The interim period has been one of intolerable levels of discrimination; despite having had their relationship recognised as of 1998 or 2001, Dutch non-birth mothers needed to adopt the children that stemmed from that relationship in order to give them Dutch nationality and have legally recognised rights over them, whereas heterosexual men in an identical position simply had to acknowledge that the child was theirs. Adoption is both costly and time-consuming; acknowledgment is a single form that enables the father to be registered on the birth certificate as the baby is born.
In many ways, the UK has done a better job of adjusting other UK law to the existence of civil partnerships than the Netherlands did. The Human Fertilisation and Embryology Act 2008 has made it so that lesbian parents in a civil partnership can both be on the birth certificate of any child that either one of them gives birth to; the second mother is on the birth certificate as a ‘parent’, as per sections 42-45 of the Act. While not an immediate adjustment to relevant legislation following the 2004 legalisation of civil partnerships, this was a far quicker adjustment than the one made in the Netherlands, and can for that reason be applauded. However, that applause must wane when examining what has happened to the UK law on the passing of nationality, which has also responded to the existence of legal same-sex relationships, but not in a way that warrants cheering.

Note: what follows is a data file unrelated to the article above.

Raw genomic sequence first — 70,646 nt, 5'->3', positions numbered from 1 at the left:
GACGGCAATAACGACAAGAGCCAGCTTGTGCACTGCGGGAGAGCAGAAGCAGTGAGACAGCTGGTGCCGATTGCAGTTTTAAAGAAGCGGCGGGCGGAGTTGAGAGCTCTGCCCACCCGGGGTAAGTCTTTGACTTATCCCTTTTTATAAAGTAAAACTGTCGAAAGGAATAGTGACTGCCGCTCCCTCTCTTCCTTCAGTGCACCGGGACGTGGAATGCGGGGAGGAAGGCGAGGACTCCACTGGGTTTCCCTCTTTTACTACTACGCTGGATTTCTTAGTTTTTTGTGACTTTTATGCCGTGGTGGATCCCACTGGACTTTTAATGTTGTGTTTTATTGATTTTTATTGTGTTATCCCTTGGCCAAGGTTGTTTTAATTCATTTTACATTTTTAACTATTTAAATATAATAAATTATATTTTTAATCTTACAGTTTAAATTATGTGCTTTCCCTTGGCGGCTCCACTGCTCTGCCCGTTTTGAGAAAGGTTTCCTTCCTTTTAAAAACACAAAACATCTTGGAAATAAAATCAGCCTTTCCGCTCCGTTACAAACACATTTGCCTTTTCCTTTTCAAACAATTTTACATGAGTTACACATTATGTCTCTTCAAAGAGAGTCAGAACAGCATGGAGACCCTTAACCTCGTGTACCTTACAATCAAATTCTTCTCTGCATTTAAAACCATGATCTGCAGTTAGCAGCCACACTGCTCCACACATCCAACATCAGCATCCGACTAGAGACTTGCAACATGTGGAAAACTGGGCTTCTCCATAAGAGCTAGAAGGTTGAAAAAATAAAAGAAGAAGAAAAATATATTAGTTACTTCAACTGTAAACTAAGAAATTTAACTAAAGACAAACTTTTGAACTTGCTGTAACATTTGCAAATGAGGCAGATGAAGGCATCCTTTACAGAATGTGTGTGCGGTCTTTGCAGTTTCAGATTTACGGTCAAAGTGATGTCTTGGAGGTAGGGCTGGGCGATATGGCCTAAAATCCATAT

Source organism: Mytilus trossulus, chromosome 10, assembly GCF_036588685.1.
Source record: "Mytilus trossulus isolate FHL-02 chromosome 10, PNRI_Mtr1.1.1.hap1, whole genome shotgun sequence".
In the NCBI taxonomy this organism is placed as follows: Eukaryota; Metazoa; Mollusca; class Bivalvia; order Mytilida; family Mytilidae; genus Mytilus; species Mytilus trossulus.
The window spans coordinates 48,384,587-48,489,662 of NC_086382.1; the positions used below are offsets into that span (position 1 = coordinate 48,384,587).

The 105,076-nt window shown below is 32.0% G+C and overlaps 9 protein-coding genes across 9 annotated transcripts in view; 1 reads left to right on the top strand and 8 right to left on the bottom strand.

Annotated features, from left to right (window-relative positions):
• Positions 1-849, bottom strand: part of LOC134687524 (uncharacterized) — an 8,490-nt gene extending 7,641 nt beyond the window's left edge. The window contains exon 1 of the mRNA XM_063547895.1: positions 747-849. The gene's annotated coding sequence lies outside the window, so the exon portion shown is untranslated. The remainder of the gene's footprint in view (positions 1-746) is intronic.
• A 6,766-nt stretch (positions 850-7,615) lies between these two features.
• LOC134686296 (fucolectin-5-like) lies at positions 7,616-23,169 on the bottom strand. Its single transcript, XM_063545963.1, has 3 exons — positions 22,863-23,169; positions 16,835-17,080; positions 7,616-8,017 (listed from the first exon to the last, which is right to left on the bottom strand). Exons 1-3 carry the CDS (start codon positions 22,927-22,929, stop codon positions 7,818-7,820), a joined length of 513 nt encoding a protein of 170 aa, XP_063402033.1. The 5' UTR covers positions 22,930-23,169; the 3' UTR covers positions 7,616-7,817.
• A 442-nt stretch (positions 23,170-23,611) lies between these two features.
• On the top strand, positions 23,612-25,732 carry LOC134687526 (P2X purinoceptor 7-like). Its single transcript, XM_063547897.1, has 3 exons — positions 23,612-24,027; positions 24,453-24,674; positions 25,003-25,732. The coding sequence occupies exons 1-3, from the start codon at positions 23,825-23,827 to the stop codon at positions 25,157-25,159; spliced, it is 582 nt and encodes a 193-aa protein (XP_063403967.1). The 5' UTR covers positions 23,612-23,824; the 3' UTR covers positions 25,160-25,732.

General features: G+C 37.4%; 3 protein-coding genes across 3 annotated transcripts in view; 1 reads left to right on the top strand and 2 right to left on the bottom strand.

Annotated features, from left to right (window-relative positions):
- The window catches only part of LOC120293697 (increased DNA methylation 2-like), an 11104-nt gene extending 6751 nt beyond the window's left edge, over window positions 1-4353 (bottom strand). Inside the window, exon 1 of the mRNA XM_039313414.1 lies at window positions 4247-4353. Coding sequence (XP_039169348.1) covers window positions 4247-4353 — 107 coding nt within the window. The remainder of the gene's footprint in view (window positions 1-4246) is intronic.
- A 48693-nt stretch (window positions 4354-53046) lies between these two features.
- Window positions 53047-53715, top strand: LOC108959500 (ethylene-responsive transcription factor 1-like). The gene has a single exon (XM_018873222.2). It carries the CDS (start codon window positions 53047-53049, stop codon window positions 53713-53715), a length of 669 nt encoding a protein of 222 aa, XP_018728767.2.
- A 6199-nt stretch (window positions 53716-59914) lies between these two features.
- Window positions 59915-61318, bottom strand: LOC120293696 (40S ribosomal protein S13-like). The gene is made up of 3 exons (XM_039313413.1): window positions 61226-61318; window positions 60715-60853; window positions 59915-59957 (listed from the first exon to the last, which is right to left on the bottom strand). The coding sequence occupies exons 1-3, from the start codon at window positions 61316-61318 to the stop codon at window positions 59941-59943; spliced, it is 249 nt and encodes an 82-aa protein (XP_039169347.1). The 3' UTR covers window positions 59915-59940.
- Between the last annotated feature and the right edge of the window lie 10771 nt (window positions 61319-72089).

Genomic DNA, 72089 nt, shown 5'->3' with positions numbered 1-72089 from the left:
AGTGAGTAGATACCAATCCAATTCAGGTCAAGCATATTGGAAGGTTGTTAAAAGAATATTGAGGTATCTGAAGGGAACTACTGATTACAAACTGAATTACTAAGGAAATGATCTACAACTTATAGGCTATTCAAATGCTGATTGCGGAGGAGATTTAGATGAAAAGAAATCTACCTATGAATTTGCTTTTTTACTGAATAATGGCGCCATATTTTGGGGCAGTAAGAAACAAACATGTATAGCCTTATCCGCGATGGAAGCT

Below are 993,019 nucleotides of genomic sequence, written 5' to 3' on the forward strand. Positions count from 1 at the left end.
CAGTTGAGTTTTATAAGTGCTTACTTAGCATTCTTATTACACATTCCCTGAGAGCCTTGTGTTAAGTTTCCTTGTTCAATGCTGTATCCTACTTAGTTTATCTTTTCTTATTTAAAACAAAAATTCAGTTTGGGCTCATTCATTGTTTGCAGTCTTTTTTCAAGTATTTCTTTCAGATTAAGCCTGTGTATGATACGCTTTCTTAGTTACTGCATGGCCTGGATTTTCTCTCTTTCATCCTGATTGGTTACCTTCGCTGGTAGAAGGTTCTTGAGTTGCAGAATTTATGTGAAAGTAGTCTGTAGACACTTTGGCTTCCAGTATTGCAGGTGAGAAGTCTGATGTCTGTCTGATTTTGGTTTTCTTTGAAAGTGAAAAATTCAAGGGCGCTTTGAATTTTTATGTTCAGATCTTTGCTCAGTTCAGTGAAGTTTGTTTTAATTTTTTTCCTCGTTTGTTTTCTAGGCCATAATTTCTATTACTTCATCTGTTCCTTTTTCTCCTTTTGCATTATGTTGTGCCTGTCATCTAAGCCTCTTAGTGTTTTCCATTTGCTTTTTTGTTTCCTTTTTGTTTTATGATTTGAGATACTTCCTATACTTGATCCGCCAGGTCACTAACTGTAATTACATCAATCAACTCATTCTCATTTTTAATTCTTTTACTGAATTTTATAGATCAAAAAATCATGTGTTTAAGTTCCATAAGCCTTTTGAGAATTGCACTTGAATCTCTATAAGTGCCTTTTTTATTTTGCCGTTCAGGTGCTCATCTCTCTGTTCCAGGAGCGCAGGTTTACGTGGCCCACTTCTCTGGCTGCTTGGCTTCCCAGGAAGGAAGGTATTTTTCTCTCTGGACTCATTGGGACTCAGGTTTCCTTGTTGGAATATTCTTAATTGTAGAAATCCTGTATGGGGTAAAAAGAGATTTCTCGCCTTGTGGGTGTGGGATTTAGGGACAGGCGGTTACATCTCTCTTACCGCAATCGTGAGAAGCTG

The British Nationality Act 1981, rather than make it clear that a second mother can also give British nationality to a child born within a civil partnership—as a father would be able to, if married to a mother—instead has been amended by the HFEA 2008 to define the term “father” as meaning also persons covered by sections 42 and 43 of the Human Fertilisation and Embryology Act 2008. In other words, rather than recognising that non-birth mothers have rights by giving them a specific legal status, or—as the Dutch legislation of 2013 has done—removing all references to “fathers” and “fatherhood” and simply rewriting nationality law to refer to “parents” and “parenthood”, the British Nationality Act 1981 has declared non-birth mothers to be “fathers” for the purposes of the law.
A complaint about this is likely to fall on deaf ears; after all, the UK government has guaranteed equality before the law! Who cares if second mothers are now legally recognised as fathers? A very similar reaction was seen for years when discussions about gay marriage arose; surely civil partnerships gave (largely) equivalent rights, so what did it matter that they were called something else? It has taken a number of years, but the UK government, at least, at long last has been convinced that separate is not equal and that anything short of granting marriage rights to same-sex couples would still be discriminatory. However, this situation is not analogous to that of gay marriage, in that it is doubtful that any woman would want to be recognized as the “father” of her child by the law—and so we witness that even in progressive countries, who appear to be making a genuine effort to eradicate both gender and sexuality discrimination, the learning curve remains steep. Current UK legislation guarantees the legal rights that lesbian parents would want to protect, but it ignores that they are not actually identical to heterosexual parents, and consequently does not grant them the equal recognition that they ideally would benefit from.